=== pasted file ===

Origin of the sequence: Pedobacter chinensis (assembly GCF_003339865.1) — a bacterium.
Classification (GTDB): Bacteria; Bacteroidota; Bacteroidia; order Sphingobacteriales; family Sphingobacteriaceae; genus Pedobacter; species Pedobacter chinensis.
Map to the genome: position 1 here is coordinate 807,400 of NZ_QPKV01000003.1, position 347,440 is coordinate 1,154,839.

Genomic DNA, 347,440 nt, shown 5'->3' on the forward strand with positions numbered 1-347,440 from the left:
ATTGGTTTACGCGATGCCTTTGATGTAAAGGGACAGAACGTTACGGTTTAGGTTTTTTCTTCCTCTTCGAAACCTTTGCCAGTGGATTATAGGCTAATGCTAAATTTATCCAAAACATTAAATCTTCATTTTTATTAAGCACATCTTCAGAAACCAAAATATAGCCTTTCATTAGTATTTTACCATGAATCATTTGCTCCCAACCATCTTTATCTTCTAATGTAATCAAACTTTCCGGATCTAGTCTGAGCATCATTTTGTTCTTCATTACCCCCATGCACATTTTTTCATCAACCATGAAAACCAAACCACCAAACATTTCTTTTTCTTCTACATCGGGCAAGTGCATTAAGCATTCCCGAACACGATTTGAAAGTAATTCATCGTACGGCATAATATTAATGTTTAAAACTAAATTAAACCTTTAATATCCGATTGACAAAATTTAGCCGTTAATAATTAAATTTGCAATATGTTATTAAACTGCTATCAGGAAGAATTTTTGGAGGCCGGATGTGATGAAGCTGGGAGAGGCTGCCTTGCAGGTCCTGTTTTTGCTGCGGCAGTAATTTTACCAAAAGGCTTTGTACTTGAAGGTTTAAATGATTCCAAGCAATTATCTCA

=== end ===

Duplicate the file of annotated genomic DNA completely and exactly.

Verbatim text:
Origin of the sequence: Pedobacter chinensis (assembly GCF_003339865.1) — a bacterium.
Classification (GTDB): Bacteria; Bacteroidota; Bacteroidia; order Sphingobacteriales; family Sphingobacteriaceae; genus Pedobacter; species Pedobacter chinensis.
Map to the genome: position 1 here is coordinate 807,400 of NZ_QPKV01000003.1, position 347,440 is coordinate 1,154,839.

Genomic DNA, 347,440 nt, shown 5'->3' on the forward strand with positions numbered 1-347,440 from the left:
ATTGGTTTACGCGATGCCTTTGATGTAAAGGGACAGAACGTTACGGTTTAGGTTTTTTCTTCCTCTTCGAAACCTTTGCCAGTGGATTATAGGCTAATGCTAAATTTATCCAAAACATTAAATCTTCATTTTTATTAAGCACATCTTCAGAAACCAAAATATAGCCTTTCATTAGTATTTTACCATGAATCATTTGCTCCCAACCATCTTTATCTTCTAATGTAATCAAACTTTCCGGATCTAGTCTGAGCATCATTTTGTTCTTCATTACCCCCATGCACATTTTTTCATCAACCATGAAAACCAAACCACCAAACATTTCTTTTTCTTCTACATCGGGCAAGTGCATTAAGCATTCCCGAACACGATTTGAAAGTAATTCATCGTACGGCATAATATTAATGTTTAAAACTAAATTAAACCTTTAATATCCGATTGACAAAATTTAGCCGTTAATAATTAAATTTGCAATATGTTATTAAACTGCTATCAGGAAGAATTTTTGGAGGCCGGATGTGATGAAGCTGGGAGAGGCTGCCTTGCAGGTCCTGTTTTTGCTGCGGCAGTAATTTTACCAAAAGGCTTTGTACTTGAAGGTTTAAATGATTCCAAGCAATTATCTCA